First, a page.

Growing up, one of my favorite books was “Me First” by Helen Lester. It was about a little pig who always wanted to be first.
However, he learns that being first isn’t so important, when he says “Me first!” to the request, “Who would care for a sandwich?” only to find out he was volunteering to care for a sand witch (aka, a witch who lives in the sand).
My mom would always read that story with the perfect sing-song voice whenever she came to the line, “Who would care for a sandwich?”
The moral of the story, of course, is that “first” isn’t important.
And as much as I love that story, I would have to respectfully disagree. “First-ness” is as much a part of our lives as eating, drinking, or sleeping.
We simply can’t live without a good deal of “firsts.”
We have our first steps, first words, first solid foods … and that’s just when we’re in diapers!
Long story short, nearly everything we do had to be done for the first time. That’s a fact that is often overlooked and taken for granted.
We weren’t born knowing how to order at a restaurant, or how to drive, or how to do a million other things. From that perspective, so much of our lives is spent stepping outside of our realm of experience.
We have our first days of school, then college. We have first dates, first dances, first jobs. We try new foods and travel to new places.
In a way, we live our lives like explorers, never totally certain how something is going to go until it falls into the usual monotony of our schedule.
Because everything does, eventually, become commonplace.
But until it does, there’s that rush of uncertainty that only the right amount of anxiety and excitement can bring.
I know that’s how I felt on my first day of college.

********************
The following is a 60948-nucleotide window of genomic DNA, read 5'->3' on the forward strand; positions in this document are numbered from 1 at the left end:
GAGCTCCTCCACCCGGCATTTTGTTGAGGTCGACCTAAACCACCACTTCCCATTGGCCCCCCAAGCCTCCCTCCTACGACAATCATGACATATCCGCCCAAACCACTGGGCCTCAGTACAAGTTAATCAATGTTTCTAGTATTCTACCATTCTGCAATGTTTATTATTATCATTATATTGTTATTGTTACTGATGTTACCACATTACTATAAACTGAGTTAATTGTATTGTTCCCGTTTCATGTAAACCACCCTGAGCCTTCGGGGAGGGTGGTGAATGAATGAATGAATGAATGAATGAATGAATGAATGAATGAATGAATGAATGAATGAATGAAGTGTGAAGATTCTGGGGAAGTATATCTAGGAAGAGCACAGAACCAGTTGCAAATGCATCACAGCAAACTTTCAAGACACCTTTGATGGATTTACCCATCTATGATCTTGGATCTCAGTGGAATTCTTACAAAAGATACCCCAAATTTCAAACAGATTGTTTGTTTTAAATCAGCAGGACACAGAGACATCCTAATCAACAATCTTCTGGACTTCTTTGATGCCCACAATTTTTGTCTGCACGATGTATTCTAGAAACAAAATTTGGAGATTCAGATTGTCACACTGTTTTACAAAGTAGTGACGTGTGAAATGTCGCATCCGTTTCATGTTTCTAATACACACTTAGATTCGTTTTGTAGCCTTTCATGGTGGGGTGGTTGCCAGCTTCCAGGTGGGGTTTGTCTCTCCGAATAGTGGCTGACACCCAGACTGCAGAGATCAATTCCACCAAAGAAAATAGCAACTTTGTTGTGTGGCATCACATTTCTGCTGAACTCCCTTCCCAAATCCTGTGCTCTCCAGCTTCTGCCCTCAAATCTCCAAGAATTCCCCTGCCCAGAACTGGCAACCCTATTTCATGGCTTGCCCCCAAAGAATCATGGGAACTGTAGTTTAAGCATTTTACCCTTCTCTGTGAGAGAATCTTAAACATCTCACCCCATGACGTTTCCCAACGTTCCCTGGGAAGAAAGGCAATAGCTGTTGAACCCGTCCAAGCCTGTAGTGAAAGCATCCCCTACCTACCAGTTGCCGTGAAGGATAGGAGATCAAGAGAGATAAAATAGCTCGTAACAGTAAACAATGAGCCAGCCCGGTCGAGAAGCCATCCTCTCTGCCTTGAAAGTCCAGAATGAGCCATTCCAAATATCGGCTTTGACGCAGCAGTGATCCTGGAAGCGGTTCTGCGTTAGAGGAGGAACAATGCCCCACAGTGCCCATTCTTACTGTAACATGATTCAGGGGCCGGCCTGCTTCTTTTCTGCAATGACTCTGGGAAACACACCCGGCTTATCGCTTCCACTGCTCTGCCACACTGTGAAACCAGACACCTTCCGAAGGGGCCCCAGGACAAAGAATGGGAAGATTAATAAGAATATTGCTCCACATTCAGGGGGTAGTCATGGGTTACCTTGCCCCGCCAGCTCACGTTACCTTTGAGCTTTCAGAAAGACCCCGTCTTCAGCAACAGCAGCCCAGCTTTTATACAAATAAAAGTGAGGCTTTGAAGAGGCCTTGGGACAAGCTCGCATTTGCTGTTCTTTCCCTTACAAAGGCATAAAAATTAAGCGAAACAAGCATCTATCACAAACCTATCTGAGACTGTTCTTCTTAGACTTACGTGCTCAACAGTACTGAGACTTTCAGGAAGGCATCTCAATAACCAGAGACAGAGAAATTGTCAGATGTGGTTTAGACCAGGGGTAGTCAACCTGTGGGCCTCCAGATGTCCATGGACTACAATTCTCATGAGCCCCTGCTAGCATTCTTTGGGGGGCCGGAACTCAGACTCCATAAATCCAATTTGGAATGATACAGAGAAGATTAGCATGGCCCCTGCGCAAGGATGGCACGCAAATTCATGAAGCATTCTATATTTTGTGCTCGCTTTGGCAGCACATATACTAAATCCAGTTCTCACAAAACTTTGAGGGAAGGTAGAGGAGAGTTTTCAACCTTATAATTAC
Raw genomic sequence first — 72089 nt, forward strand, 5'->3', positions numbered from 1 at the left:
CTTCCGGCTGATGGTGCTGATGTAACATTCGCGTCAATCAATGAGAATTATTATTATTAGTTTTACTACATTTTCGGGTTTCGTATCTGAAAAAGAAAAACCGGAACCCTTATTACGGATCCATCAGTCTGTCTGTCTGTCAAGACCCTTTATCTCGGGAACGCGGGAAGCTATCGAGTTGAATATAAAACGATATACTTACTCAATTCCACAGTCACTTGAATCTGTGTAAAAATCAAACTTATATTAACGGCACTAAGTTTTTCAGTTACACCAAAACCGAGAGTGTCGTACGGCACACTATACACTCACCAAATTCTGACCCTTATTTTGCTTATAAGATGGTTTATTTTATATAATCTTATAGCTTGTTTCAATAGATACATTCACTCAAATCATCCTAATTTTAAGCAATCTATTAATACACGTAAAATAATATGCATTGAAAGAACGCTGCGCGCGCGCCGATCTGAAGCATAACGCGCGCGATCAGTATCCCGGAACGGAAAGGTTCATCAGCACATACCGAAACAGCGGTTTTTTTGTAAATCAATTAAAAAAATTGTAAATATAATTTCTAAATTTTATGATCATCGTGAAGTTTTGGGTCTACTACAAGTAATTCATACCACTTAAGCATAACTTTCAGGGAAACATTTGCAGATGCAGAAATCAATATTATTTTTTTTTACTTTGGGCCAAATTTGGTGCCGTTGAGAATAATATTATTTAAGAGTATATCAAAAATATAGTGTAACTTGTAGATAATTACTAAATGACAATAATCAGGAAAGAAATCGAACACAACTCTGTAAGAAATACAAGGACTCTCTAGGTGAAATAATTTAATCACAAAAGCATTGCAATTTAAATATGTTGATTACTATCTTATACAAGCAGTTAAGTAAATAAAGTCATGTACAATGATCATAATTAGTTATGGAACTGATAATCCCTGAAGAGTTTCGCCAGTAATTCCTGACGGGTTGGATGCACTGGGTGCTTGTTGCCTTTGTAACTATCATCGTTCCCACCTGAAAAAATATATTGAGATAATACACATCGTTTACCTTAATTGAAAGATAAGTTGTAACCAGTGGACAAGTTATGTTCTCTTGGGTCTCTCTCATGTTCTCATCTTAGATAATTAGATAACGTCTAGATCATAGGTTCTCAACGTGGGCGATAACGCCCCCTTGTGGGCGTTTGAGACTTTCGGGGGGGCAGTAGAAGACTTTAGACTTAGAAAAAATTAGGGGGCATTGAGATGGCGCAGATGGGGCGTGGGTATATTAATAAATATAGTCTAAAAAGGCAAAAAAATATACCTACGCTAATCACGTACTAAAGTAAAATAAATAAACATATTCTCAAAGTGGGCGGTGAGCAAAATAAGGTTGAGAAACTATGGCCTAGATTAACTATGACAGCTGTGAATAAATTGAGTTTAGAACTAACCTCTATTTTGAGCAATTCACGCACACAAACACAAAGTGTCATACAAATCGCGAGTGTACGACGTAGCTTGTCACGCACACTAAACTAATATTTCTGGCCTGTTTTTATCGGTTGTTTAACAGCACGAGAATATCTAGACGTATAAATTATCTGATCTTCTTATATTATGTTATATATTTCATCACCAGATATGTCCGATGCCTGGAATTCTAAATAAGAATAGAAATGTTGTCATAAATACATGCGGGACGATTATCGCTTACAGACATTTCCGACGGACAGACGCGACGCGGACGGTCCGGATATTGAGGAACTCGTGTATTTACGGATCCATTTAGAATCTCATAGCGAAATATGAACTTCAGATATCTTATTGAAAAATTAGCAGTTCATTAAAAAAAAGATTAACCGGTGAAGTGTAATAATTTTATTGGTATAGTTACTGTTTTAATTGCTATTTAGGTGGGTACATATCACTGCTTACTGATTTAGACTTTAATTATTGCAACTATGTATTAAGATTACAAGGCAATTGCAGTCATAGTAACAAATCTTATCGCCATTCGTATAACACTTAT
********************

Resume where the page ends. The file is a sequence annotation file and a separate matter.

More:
Just getting ready in the morning was different. I had to go from the communal bathroom and back to my dorm multiple times because I kept forgetting one thing or another.
And then – I honestly can’t remember what logic I had used for this decision – I had come to college without a backpack. So, with classes stacked one on top of the other, I had to carry multiple textbooks across campus.
Those, however, were just the beginning. I didn’t know anyone on campus, and nobody knew me. The reputation I’d built up as a “good student” was obsolete.
Add in new freedom and responsibilities, and college, naturally, took some getting used to.
But within a few weeks there were hardly any surprises at all. I had figured out the most efficient way to get ready in the morning, planned the perfect study schedule, and gotten to know several friends.
So college, once so mysterious, eventually became the stuff of typical week days.
My first job was like that, too.
I worked at Subway the summer before my sophomore year at college. On the first day, I felt a little like I’d been given a pair of ice skates and asked to do an axel jump in the Olympics.
Overwhelming was barely the word. (And, yes, I know it’s only making sandwiches, but it’s harder than it looks, especially when there’s a line out the door and someone needs to prep tomatoes.)
But, eventually, the work came so naturally I felt like I could win gold if “extreme sandwiching” was an Olympic sport.
Those memories are just two examples of how every “first” eventually becomes routine.
But, thankfully, first moments never really stop coming.
Yes – thankfully.
Of course, “firsts” come with stress and anger, with hurt and frustration, with confusion and skepticism. But they also come with excitement, delight, and hope.
As T.S. Eliot once wrote: “We shall not cease from exploration, and the end of all our exploring will be to arrive where we started and know the place for the first time.”
We embark on explorations, no matter how big or how small, every single day.
So, in that case, I hope we never stop being explorers. Tally ho!
Sarah Allen may be reached at 937-393-3456 or on Twitter @SarahAllenHTG.